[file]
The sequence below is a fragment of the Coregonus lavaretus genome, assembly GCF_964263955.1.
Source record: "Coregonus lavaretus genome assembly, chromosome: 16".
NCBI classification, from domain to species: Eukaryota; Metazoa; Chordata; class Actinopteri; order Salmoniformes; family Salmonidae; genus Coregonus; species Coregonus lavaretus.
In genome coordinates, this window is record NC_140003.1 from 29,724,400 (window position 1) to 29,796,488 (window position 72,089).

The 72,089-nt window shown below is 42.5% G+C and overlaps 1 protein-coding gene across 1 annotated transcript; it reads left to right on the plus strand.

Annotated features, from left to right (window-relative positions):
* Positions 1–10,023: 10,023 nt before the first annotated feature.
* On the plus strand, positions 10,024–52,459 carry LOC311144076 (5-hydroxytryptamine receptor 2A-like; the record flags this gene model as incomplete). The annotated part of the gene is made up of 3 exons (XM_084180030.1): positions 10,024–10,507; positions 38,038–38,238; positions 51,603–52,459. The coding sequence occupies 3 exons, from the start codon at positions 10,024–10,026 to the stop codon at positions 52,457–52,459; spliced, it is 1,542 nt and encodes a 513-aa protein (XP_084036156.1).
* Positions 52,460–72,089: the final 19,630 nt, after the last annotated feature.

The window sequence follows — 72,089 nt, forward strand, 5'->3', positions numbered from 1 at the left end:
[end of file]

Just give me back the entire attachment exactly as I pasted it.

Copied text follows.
The sequence below is a fragment of the Coregonus lavaretus genome, assembly GCF_964263955.1.
Source record: "Coregonus lavaretus genome assembly, chromosome: 16".
NCBI classification, from domain to species: Eukaryota; Metazoa; Chordata; class Actinopteri; order Salmoniformes; family Salmonidae; genus Coregonus; species Coregonus lavaretus.
In genome coordinates, this window is record NC_140003.1 from 29,724,400 (window position 1) to 29,796,488 (window position 72,089).

The 72,089-nt window shown below is 42.5% G+C and overlaps 1 protein-coding gene across 1 annotated transcript; it reads left to right on the plus strand.

Annotated features, from left to right (window-relative positions):
* Positions 1–10,023: 10,023 nt before the first annotated feature.
* On the plus strand, positions 10,024–52,459 carry LOC311144076 (5-hydroxytryptamine receptor 2A-like; the record flags this gene model as incomplete). The annotated part of the gene is made up of 3 exons (XM_084180030.1): positions 10,024–10,507; positions 38,038–38,238; positions 51,603–52,459. The coding sequence occupies 3 exons, from the start codon at positions 10,024–10,026 to the stop codon at positions 52,457–52,459; spliced, it is 1,542 nt and encodes a 513-aa protein (XP_084036156.1).
* Positions 52,460–72,089: the final 19,630 nt, after the last annotated feature.

The window sequence follows — 72,089 nt, forward strand, 5'->3', positions numbered from 1 at the left end: